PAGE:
Review of “Meditation for Multitaskers”

Review of “Meditation for Multitaskers” October 28, 2011

My life is often a mess – in just the way you’d expect a student and aspiring professor’s life to be. I have eight projects in the wings, a thesis I should be writing right now – it’s next on the agenda, no crazy Friday nights here, just thesis writing, – a long and growing list of people to get back to, about a dozen ‘tabs’ open in my browser now, and so on. At least for the moment my belly is full and I have coffee nearby…

I am a multitasker. I’ve even read this whole book and then picked up not one, but two of the next books on my list to review.

As bright as I might be sometimes, I don’t think I’ve quite learned all of the lessons of this very wonderful book, Meditation for Multitaskers. But wait, one of those lessons is that it takes some time and not to expect the whole world to change on account of having meditated a few times. Ah, relief.

To begin, the book is extremely well-written and direct. The fact is, multitasking doesn’t work. It takes our attention in six different directions and prevents us from doing a good job in any of the tasks at hand. To actually do anything well, we need to drop most of the distractions of the moment and focus.

David Dillard-Wright gives a brief summary of just a few studies showing that in multitasking: productivity drops, IQ falls, accidents accumulate. All of this should be fairly obvious – ever talk on the phone with someone who is doing five other things at the same time? And yet we still praise and encourage multitasking. No wonder we as a society are in such bad health, physically and emotionally. And the cure? Focus. “Focus is the antithesis of multitasking-related stress, and with focus you will find peace.” (p.19)

So true.

In fact, to write this review I started out by going to a nearby park. I sat in the sunshine and, for a few minutes, simply observed the world around me. It may sound strange, but it was blissful. Now, back in my room/office, surrounded by clutter and temptations to veer this way or that, I find myself much less at peace. Maybe it’s just the coffee kicking in 🙂  But no, actually when I stop for a moment (like this) and simply observe, even this cluttered room, it does something, somehow bringing calm and contentment. Crazy stuff.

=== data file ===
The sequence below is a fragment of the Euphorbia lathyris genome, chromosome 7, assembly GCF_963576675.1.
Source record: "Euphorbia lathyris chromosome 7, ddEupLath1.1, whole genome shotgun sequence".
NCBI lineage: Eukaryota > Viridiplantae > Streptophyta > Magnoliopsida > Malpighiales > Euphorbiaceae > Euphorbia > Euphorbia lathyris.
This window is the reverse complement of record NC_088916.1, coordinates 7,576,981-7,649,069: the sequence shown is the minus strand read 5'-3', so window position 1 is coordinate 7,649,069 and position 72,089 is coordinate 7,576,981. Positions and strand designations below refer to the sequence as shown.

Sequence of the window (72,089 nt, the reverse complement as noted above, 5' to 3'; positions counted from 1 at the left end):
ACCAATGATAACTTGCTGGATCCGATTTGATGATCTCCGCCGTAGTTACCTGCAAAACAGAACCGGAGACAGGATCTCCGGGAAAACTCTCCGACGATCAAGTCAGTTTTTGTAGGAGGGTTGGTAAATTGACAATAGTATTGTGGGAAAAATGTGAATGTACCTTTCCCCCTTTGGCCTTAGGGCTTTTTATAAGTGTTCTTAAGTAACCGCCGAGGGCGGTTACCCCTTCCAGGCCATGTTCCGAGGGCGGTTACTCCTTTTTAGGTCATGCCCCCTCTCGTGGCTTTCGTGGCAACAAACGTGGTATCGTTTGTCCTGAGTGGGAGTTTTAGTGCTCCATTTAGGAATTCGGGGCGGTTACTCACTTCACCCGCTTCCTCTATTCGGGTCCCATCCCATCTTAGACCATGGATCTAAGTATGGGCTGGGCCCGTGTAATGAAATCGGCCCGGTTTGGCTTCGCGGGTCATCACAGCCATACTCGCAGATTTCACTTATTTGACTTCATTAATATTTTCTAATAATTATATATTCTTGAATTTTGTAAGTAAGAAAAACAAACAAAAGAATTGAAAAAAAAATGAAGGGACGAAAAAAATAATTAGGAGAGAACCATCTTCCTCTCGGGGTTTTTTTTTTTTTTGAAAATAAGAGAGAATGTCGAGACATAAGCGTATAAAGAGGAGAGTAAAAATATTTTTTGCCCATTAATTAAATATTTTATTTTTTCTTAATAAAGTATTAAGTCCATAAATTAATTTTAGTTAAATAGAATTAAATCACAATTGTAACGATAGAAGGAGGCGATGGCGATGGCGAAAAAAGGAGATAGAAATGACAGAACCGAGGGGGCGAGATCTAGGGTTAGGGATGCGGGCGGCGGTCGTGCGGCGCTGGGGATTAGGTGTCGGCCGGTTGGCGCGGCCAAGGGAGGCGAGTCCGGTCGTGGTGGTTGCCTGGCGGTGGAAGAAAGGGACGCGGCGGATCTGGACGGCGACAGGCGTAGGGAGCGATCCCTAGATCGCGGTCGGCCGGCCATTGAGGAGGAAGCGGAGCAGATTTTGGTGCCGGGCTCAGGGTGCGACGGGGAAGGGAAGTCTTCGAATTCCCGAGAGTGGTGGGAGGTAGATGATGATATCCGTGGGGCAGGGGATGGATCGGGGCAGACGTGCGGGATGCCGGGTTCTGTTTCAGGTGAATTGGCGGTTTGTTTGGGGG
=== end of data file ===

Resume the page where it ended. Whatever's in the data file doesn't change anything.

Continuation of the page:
Back to the book. After convincing us that multitasking is bad and meditation/focus/peace are good, the book presents a series of exercises and tools for developing that focus, starting with just a couple minutes and working up to longer practices. It works. And as I mentioned, it is so well written that the material just comes to life. There are a couple sections that get into specific traditions’ chants and the “world heart traditions” that did come off as a bit superficial and unnecessary to me, but that was more than made up for by a lengthy discussion of a topic close to my own heart: ethics. And that’s followed up by sections on wisdom (perfect).

“You can’t act on good thoughts if you don’t have them to act on.” (p.136)

There’s even a section on “what meditation can and cannot do.” Basically saying, “let’s be honest here, some aspects of your life are going to have to change if you want peace and happiness.”

The flow of development is accentuated by well-picked quotes from figures such as Bertrand Russell, Paul Cézanne, Socrates, Maurice Merleau-Ponty, and Anthony De Mello. Comparing it with Mindfulness to Go, the last book I reviewed, I would say this one is a bit more ‘heady’ – which for me is a compliment. Along with the quotes, there is a section of ‘further reading’ for each chapter, giving full citations of books/studies mentioned in the book – much appreciated by academics. So, if you like those things, get this book, if not, Meditation to Go might be more fitting.

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